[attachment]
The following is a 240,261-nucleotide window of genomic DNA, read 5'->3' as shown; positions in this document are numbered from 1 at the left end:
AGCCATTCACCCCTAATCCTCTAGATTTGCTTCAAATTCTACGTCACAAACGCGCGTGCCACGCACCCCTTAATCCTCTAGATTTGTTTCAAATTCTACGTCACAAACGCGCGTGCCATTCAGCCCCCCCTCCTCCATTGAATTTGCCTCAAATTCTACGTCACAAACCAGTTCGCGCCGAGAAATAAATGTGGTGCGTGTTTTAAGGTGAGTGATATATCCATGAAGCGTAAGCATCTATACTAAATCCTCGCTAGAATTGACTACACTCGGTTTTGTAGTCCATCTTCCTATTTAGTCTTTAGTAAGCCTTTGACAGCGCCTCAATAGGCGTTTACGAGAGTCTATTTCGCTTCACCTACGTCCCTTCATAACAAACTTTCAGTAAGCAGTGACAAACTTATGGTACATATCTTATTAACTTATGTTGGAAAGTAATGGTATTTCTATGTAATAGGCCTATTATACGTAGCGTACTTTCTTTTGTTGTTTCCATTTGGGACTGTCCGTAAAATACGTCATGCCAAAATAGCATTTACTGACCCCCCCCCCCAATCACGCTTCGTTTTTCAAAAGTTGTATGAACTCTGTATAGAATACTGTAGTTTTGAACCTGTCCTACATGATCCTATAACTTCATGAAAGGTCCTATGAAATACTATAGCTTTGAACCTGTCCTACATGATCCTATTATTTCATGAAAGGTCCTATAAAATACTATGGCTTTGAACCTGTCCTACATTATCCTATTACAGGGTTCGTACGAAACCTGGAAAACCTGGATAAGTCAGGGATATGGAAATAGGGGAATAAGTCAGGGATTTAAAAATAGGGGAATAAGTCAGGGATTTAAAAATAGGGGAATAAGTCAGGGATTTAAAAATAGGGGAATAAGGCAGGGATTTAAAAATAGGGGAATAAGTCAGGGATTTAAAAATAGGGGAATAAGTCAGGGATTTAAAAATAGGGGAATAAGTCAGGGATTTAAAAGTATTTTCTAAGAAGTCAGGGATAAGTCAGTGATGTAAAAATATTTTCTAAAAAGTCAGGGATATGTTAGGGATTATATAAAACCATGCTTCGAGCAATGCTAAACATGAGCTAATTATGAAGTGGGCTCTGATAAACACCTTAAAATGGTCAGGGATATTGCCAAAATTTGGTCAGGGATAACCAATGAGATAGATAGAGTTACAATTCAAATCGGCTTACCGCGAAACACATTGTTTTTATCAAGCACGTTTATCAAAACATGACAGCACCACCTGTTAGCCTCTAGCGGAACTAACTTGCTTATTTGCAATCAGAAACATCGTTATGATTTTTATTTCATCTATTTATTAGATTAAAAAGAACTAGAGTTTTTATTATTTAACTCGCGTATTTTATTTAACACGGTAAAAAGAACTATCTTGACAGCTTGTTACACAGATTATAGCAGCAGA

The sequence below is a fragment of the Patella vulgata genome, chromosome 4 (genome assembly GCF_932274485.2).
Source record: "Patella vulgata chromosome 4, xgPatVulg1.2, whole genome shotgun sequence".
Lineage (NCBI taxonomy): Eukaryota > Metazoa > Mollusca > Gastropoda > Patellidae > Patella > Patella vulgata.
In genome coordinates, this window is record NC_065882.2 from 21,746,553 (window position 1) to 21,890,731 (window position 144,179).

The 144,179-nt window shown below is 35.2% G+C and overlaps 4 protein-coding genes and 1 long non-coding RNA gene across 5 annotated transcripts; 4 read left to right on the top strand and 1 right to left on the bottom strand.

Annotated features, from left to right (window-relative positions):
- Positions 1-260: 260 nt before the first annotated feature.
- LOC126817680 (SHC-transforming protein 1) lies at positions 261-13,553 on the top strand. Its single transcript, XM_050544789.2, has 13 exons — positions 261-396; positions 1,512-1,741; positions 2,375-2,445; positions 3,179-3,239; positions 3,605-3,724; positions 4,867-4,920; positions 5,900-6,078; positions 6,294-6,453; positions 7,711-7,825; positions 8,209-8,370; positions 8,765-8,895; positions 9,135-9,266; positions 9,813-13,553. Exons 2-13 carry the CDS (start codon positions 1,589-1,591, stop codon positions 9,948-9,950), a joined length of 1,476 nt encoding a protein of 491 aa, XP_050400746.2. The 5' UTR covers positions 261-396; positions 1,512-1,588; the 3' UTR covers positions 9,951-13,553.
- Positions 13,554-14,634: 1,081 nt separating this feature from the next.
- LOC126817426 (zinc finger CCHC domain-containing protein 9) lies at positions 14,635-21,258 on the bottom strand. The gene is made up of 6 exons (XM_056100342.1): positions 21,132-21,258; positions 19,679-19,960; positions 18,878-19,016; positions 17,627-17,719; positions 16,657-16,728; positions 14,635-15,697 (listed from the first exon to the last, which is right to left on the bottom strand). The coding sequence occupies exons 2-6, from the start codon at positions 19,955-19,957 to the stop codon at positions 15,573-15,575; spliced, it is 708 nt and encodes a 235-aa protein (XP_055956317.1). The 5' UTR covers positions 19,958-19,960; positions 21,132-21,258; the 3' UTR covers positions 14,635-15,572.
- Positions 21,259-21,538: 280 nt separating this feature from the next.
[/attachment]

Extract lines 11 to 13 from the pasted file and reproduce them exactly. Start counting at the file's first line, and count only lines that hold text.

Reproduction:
- Positions 13,554-14,634: 1,081 nt separating this feature from the next.
- LOC126817426 (zinc finger CCHC domain-containing protein 9) lies at positions 14,635-21,258 on the bottom strand. The gene is made up of 6 exons (XM_056100342.1): positions 21,132-21,258; positions 19,679-19,960; positions 18,878-19,016; positions 17,627-17,719; positions 16,657-16,728; positions 14,635-15,697 (listed from the first exon to the last, which is right to left on the bottom strand). The coding sequence occupies exons 2-6, from the start codon at positions 19,955-19,957 to the stop codon at positions 15,573-15,575; spliced, it is 708 nt and encodes a 235-aa protein (XP_055956317.1). The 5' UTR covers positions 19,958-19,960; positions 21,132-21,258; the 3' UTR covers positions 14,635-15,572.
- Positions 21,259-21,538: 280 nt separating this feature from the next.